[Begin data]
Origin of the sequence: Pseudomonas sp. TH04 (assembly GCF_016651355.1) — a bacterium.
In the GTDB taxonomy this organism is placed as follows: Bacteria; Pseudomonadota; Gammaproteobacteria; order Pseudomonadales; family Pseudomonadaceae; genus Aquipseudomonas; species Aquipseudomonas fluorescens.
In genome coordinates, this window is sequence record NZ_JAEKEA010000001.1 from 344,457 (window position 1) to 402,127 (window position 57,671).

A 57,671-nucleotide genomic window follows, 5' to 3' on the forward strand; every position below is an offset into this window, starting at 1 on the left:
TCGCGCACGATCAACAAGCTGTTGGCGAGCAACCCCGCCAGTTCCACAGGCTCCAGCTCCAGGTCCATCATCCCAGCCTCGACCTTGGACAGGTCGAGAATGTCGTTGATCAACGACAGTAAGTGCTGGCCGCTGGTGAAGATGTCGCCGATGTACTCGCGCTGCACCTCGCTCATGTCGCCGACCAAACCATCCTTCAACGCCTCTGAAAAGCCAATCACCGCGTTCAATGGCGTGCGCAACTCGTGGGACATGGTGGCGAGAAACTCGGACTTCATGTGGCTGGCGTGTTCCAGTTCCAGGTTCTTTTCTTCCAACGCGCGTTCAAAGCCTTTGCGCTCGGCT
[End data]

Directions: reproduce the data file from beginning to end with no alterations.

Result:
Origin of the sequence: Pseudomonas sp. TH04 (assembly GCF_016651355.1) — a bacterium.
In the GTDB taxonomy this organism is placed as follows: Bacteria; Pseudomonadota; Gammaproteobacteria; order Pseudomonadales; family Pseudomonadaceae; genus Aquipseudomonas; species Aquipseudomonas fluorescens.
In genome coordinates, this window is sequence record NZ_JAEKEA010000001.1 from 344,457 (window position 1) to 402,127 (window position 57,671).

A 57,671-nucleotide genomic window follows, 5' to 3' on the forward strand; every position below is an offset into this window, starting at 1 on the left:
TCGCGCACGATCAACAAGCTGTTGGCGAGCAACCCCGCCAGTTCCACAGGCTCCAGCTCCAGGTCCATCATCCCAGCCTCGACCTTGGACAGGTCGAGAATGTCGTTGATCAACGACAGTAAGTGCTGGCCGCTGGTGAAGATGTCGCCGATGTACTCGCGCTGCACCTCGCTCATGTCGCCGACCAAACCATCCTTCAACGCCTCTGAAAAGCCAATCACCGCGTTCAATGGCGTGCGCAACTCGTGGGACATGGTGGCGAGAAACTCGGACTTCATGTGGCTGGCGTGTTCCAGTTCCAGGTTCTTTTCTTCCAACGCGCGTTCAAAGCCTTTGCGCTCGGCT